Quick Charge Podcast: February 27, 2021

Listen to a recap of the top stories of the day from Electrek. Quick Charge is available now on Apple PodcastsSpotifyTuneIn and our RSS feed for Overcast and other podcast players.

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Stories we discuss in this episode (with links):

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Fisker aims to capture iconic appeal of the Mini, VW Beetle with ‘affordable’ EV

Fisker’s new full-electric car developed with Apple partner Foxconn Technology Group will be an affordable five-seater that will have the same broad appeal as the original Mini and Volkswagen Beetle, CEO Henrik Fisker said.

Fisker and Taiwan’s Foxconn on Wednesday announced a partnership for Foxconn to build a car targeted at markets including North America, Europe, China and India, and sold under the Fisker brand. Production is set to start in the fourth quarter of 2023.

Fisker said he has moved to the 3D modeling phase of the design of the car.

The former Aston Martin designer said it would appeal to a wide base of buyers just like the original Mini launched in 1959 and the first-generation Beetle that became an icon in the 1950s and 1960s.

“Billionaires had them, ordinary people had them. That’s the sort of iconic vehicle that we are looking to make, a feel-good vehicle,” Fisker said. “I want to create a vehicle that can go across social borders.”

Fisker would not be drawn on the car’s size nor its body shape but promised something radical. “The only thing that makes it a car is that it has four wheels and needs to be certified as a car,” he said.

The car will be priced below Fisker’s upcoming full-electric Ocean SUV, which will cost $37,499 in the U.S. before incentives, Fisker said. Production of the Ocean, the company’s first model, will start at the end of next year.

Foxconn is expected to build more than 250,000 vehicles annually as part of the Fisker partnership, according to a statement from the companies.

The Ocean will be built by Magna International’s Magna Steyr in Graz, Austria, where the contract manufacturer also builds cars for BMW, Mercedes-Benz, Toyota and Jaguar.

Fisker said no decision had been taken on where the second model developed with Foxconn will be built. He said he envisaged the car would be built in “several places” around the world.

“The acceleration we have in terms of product is only possible with multiple partners, and multiple existing manufacturing facilities,” Fisker said.

Foxconn in October introduced its first EV chassis and a software platform aimed at helping automakers bring cars to the market faster, but Fisker would not say whether the new model would use that platform. The Ocean will use a platform developed by Magna.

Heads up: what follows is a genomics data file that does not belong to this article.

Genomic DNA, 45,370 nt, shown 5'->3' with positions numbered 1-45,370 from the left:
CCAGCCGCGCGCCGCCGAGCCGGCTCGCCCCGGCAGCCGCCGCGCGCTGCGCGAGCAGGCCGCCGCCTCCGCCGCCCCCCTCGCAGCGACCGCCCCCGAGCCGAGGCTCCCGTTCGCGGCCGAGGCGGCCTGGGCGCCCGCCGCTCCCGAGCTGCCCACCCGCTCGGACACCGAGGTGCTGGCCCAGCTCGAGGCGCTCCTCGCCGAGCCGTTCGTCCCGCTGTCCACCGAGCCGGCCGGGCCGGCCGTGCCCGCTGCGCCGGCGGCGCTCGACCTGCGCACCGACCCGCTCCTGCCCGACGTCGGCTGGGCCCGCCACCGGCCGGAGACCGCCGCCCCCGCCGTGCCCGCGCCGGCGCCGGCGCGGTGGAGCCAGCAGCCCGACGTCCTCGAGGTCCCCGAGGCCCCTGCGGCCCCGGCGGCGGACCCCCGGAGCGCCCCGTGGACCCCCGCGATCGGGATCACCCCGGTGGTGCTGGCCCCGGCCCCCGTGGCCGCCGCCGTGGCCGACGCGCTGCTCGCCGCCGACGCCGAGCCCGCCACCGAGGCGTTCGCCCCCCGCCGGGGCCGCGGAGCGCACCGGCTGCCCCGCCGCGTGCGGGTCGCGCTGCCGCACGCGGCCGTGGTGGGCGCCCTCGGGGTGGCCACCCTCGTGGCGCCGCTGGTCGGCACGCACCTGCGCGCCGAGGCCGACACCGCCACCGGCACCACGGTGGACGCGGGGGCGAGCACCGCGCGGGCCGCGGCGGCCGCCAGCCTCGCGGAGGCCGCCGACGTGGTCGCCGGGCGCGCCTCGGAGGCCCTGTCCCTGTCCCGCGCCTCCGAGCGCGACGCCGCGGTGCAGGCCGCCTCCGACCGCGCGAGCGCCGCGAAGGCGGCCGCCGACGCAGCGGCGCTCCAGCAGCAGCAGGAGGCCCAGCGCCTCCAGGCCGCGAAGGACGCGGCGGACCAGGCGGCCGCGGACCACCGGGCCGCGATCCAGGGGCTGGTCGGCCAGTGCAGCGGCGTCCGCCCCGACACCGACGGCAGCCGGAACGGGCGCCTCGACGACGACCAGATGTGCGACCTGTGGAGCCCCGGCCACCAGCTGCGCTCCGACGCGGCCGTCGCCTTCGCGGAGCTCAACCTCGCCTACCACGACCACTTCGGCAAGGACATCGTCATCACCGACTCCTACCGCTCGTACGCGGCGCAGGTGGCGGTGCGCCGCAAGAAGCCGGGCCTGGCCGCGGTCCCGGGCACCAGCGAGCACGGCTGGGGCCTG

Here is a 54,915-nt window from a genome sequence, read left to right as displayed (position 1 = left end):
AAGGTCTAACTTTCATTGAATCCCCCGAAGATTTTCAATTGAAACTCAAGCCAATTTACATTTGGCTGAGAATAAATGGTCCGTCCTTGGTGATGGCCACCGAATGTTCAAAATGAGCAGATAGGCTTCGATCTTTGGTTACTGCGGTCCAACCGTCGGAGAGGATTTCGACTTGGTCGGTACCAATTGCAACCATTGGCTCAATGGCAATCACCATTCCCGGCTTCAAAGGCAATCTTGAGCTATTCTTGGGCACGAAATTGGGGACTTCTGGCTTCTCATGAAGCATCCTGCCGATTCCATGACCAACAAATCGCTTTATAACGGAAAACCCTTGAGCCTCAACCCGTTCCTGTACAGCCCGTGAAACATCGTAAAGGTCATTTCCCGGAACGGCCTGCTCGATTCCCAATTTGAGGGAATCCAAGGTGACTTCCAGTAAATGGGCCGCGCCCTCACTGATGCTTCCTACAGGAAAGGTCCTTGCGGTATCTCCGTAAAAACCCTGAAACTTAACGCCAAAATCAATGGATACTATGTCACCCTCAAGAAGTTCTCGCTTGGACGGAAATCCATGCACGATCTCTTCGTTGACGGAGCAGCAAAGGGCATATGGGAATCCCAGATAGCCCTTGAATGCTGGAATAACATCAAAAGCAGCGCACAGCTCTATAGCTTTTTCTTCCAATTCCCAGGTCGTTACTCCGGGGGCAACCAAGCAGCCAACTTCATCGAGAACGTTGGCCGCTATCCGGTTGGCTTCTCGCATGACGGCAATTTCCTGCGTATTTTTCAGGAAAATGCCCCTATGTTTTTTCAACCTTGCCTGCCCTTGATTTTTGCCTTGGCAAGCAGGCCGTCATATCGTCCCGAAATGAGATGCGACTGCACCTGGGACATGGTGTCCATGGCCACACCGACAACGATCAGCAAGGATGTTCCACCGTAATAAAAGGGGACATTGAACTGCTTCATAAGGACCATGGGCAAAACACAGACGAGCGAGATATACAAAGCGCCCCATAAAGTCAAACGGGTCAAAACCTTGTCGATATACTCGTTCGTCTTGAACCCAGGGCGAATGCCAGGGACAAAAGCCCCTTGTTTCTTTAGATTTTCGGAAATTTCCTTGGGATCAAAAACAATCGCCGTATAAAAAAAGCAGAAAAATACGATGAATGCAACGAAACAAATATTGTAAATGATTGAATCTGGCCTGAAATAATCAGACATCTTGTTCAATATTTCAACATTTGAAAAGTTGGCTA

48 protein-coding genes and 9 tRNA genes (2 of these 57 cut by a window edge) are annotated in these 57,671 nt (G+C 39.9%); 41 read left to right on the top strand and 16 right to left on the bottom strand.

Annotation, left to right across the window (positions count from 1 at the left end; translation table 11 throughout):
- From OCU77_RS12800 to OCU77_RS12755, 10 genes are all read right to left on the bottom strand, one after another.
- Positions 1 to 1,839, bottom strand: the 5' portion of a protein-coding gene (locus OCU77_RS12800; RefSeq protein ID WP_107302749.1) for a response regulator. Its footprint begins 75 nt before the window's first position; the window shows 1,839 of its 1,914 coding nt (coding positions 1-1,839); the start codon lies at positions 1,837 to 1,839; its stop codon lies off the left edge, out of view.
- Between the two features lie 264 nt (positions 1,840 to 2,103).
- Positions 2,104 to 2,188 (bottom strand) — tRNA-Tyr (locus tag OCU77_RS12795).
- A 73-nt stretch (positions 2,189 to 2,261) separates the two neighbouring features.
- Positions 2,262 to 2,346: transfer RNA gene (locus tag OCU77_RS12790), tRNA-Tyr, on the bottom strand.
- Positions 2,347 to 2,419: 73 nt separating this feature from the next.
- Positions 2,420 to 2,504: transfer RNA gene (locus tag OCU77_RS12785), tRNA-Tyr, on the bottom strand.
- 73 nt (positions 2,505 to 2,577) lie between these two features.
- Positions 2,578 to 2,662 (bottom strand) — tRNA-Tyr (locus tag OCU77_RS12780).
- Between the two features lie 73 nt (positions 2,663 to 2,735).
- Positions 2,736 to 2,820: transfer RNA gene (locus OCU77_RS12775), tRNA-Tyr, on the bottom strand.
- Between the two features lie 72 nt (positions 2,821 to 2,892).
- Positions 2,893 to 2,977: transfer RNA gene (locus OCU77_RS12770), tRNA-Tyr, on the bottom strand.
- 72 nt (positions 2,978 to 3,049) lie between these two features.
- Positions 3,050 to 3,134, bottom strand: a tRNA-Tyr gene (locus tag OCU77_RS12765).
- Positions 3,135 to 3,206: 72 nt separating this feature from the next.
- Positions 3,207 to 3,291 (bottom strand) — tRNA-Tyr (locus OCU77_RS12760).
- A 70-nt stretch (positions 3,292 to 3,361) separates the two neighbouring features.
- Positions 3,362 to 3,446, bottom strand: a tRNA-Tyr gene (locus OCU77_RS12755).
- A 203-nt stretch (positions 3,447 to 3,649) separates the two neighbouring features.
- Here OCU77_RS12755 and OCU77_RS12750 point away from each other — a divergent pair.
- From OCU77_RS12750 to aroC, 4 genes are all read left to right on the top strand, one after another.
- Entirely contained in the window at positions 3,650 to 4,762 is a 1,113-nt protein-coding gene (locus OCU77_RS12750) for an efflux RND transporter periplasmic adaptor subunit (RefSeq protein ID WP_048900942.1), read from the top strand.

“Foxconn will take the lead in manufacturing supply chain and we will take the lead in design, development, distribution and branding,” Fisker said.

Foxconn and Fisker will jointly invest in the model, Fisker said.

The two companies have not discussed Foxconn taking a stake in Fisker as Magna International has done. As part of the deal to build the Ocean, the supplier will receive warrants to purchase a stake of up to 6 percent in Fisker, worth about $3 billion.

In January, Foxconn signed a manufacturing deal with Chinese electric-vehicle startup Byton to start mass production of the Byton M-Byte by the first quarter of 2022.

A week later, Foxconn and Zhejiang Geely Holding Group said they would join forces to provide production and consulting services to global automotive enterprises.

Audi RS6 Avant And Lamborghini Urus Engage In Super Estate Vs. Super SUV Duel

Audi RS6 Avant And Lamborghini Urus Engage In Super Estate Vs. Super SUV Duel

If you want a luxurious family car that provides the type of performance you’d expect from a supercar, the Lamborghini Urus and Audi RS6 Avant are two of the finest options available.

Top Gear put the two against each other during the TV show’s 29th season that aired in late 2020. Driving the RS6 Avant was Chris Harris while Paddy McGuinness was piloting the Urus. The review has since been re-posted to YouTube.

Watch Also: Chris Harris Prefers New Audi RS6 Over Lamborghini Urus, But Wouldn’t Buy Either

To see which is better, the hosts set up a short handling course designed to simulate the drive from home to school. Harris managed to set a best time of 1:20.28 with the Audi, while McGuinness completed the course in 1:24.6 in the Lamborghini, although some of the discrepancy between the two could be chalked up to the driving skills of the pair.

As a matter of fact, The Stig drove both the Urus and RS6 Avant around the show’s test track during the same episode. He set a best time of 1:21.7 in the Lamborghini and a 1:21.9 in the Audi, proving just how well matched these two are.

If we had to choose between the two, we’d probably opt for the Audi because of its more restrained styling, cheaper price tag, and lower center of gravity. Which would you rather own?

How to protect everything with paint protection film

How to protect everything with paint protection film